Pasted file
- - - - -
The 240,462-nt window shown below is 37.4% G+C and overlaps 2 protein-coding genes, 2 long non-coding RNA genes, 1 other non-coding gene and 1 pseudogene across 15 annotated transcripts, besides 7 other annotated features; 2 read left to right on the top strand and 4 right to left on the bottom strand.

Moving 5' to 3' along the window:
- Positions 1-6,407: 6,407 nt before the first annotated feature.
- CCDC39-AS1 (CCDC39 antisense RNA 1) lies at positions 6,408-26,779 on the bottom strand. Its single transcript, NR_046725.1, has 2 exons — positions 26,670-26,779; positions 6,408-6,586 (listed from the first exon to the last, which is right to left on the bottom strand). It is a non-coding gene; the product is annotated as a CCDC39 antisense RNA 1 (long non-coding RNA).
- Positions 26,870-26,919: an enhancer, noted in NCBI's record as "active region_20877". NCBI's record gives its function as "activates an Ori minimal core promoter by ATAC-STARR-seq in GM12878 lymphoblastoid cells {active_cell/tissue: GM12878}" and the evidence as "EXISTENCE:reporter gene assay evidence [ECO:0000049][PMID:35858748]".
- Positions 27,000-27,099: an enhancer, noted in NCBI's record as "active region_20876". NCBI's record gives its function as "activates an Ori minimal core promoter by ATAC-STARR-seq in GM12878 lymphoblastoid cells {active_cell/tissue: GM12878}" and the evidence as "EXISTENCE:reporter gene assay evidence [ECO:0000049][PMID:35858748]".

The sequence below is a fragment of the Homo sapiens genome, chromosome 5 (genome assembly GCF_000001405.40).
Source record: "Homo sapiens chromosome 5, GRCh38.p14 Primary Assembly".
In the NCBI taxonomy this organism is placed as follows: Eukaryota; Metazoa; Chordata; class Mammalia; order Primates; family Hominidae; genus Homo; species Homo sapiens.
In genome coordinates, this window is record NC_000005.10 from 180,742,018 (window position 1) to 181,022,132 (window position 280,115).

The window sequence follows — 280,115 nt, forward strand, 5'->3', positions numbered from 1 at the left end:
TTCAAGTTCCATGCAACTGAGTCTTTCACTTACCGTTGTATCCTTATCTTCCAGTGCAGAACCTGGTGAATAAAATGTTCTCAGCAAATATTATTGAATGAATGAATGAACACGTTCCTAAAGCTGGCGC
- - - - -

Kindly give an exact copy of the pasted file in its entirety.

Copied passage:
The 240,462-nt window shown below is 37.4% G+C and overlaps 2 protein-coding genes, 2 long non-coding RNA genes, 1 other non-coding gene and 1 pseudogene across 15 annotated transcripts, besides 7 other annotated features; 2 read left to right on the top strand and 4 right to left on the bottom strand.

Moving 5' to 3' along the window:
- Positions 1-6,407: 6,407 nt before the first annotated feature.
- CCDC39-AS1 (CCDC39 antisense RNA 1) lies at positions 6,408-26,779 on the bottom strand. Its single transcript, NR_046725.1, has 2 exons — positions 26,670-26,779; positions 6,408-6,586 (listed from the first exon to the last, which is right to left on the bottom strand). It is a non-coding gene; the product is annotated as a CCDC39 antisense RNA 1 (long non-coding RNA).
- Positions 26,870-26,919: an enhancer, noted in NCBI's record as "active region_20877". NCBI's record gives its function as "activates an Ori minimal core promoter by ATAC-STARR-seq in GM12878 lymphoblastoid cells {active_cell/tissue: GM12878}" and the evidence as "EXISTENCE:reporter gene assay evidence [ECO:0000049][PMID:35858748]".
- Positions 27,000-27,099: an enhancer, noted in NCBI's record as "active region_20876". NCBI's record gives its function as "activates an Ori minimal core promoter by ATAC-STARR-seq in GM12878 lymphoblastoid cells {active_cell/tissue: GM12878}" and the evidence as "EXISTENCE:reporter gene assay evidence [ECO:0000049][PMID:35858748]".

The sequence below is a fragment of the Homo sapiens genome, chromosome 5 (genome assembly GCF_000001405.40).
Source record: "Homo sapiens chromosome 5, GRCh38.p14 Primary Assembly".
In the NCBI taxonomy this organism is placed as follows: Eukaryota; Metazoa; Chordata; class Mammalia; order Primates; family Hominidae; genus Homo; species Homo sapiens.
In genome coordinates, this window is record NC_000005.10 from 180,742,018 (window position 1) to 181,022,132 (window position 280,115).

The window sequence follows — 280,115 nt, forward strand, 5'->3', positions numbered from 1 at the left end:
TTCAAGTTCCATGCAACTGAGTCTTTCACTTACCGTTGTATCCTTATCTTCCAGTGCAGAACCTGGTGAATAAAATGTTCTCAGCAAATATTATTGAATGAATGAATGAACACGTTCCTAAAGCTGGCGC